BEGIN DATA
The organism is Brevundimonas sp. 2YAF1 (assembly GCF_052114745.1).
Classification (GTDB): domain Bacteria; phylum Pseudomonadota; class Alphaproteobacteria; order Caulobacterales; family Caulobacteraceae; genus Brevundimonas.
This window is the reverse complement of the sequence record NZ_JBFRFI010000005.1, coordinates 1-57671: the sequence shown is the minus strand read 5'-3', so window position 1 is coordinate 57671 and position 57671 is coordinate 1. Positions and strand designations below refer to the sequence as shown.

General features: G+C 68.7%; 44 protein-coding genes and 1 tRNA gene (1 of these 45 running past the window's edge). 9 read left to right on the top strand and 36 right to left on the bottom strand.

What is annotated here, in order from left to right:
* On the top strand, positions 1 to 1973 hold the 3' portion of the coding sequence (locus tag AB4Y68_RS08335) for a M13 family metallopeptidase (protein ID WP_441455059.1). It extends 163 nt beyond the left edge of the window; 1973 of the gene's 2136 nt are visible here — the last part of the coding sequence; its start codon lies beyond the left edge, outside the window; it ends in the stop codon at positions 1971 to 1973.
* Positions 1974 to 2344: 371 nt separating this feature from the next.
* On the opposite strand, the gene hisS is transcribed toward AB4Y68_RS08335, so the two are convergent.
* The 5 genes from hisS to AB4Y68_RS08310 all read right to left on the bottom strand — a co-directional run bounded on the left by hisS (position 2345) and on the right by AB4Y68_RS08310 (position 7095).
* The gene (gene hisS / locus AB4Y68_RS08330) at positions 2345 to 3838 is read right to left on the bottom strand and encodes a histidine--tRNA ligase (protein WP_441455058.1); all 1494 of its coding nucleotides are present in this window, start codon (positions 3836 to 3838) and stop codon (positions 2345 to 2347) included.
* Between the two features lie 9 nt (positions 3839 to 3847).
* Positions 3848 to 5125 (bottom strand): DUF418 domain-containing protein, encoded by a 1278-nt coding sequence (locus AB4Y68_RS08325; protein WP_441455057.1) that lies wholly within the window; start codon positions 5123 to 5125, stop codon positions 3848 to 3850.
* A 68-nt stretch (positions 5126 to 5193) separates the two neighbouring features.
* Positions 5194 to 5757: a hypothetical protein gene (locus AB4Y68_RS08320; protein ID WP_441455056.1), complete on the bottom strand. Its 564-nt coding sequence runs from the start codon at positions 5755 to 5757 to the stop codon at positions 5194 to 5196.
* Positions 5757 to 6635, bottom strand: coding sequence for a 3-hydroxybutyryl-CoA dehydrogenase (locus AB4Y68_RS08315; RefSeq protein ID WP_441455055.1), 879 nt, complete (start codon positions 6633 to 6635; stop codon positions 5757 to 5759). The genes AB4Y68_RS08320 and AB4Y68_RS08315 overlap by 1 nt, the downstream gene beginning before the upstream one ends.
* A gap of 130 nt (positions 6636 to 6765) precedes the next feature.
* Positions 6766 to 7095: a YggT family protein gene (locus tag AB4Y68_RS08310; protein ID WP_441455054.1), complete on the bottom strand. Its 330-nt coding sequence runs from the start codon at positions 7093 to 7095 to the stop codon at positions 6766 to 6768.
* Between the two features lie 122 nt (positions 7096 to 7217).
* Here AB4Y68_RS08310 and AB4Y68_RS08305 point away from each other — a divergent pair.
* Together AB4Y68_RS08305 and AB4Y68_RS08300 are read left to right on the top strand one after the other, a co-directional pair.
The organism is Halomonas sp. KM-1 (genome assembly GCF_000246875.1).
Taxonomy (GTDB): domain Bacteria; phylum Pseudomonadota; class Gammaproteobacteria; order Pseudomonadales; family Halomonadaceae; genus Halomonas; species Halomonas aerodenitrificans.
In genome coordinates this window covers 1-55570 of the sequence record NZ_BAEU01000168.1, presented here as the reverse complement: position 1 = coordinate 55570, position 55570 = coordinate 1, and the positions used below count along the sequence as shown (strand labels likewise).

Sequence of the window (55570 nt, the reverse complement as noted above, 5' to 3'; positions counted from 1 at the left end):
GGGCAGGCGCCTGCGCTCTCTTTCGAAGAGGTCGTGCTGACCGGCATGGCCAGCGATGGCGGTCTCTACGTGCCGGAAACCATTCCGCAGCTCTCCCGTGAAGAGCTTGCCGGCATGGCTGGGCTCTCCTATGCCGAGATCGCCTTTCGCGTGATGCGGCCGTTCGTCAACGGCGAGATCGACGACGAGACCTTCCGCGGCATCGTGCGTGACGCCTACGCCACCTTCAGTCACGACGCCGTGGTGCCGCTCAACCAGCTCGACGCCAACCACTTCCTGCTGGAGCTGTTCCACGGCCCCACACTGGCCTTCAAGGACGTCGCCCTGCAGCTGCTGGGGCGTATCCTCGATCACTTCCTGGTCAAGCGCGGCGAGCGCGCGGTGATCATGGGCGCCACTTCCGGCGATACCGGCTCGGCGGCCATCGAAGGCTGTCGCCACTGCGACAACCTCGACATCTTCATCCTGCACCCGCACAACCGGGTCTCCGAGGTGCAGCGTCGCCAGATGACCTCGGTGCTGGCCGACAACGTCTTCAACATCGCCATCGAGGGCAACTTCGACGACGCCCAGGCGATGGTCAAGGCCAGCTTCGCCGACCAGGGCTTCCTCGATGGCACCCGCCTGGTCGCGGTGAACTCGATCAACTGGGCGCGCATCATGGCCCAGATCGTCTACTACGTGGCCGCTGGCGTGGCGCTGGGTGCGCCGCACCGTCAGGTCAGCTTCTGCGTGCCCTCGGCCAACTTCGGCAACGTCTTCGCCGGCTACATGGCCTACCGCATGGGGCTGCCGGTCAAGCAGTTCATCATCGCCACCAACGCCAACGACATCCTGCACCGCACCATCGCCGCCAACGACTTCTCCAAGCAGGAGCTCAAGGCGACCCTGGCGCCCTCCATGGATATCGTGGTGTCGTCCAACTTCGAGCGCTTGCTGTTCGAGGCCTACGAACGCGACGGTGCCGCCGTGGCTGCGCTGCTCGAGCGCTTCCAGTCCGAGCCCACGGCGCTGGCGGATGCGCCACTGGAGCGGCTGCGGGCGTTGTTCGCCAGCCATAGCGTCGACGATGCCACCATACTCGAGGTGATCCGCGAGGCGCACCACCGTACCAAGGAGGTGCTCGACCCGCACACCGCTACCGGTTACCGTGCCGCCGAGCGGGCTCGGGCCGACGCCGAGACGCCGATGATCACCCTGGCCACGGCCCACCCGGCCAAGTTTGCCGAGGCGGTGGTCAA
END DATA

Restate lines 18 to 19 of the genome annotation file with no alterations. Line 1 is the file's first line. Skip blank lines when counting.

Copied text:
* Between the two features lie 122 nt (positions 7096 to 7217).
* Here AB4Y68_RS08310 and AB4Y68_RS08305 point away from each other — a divergent pair.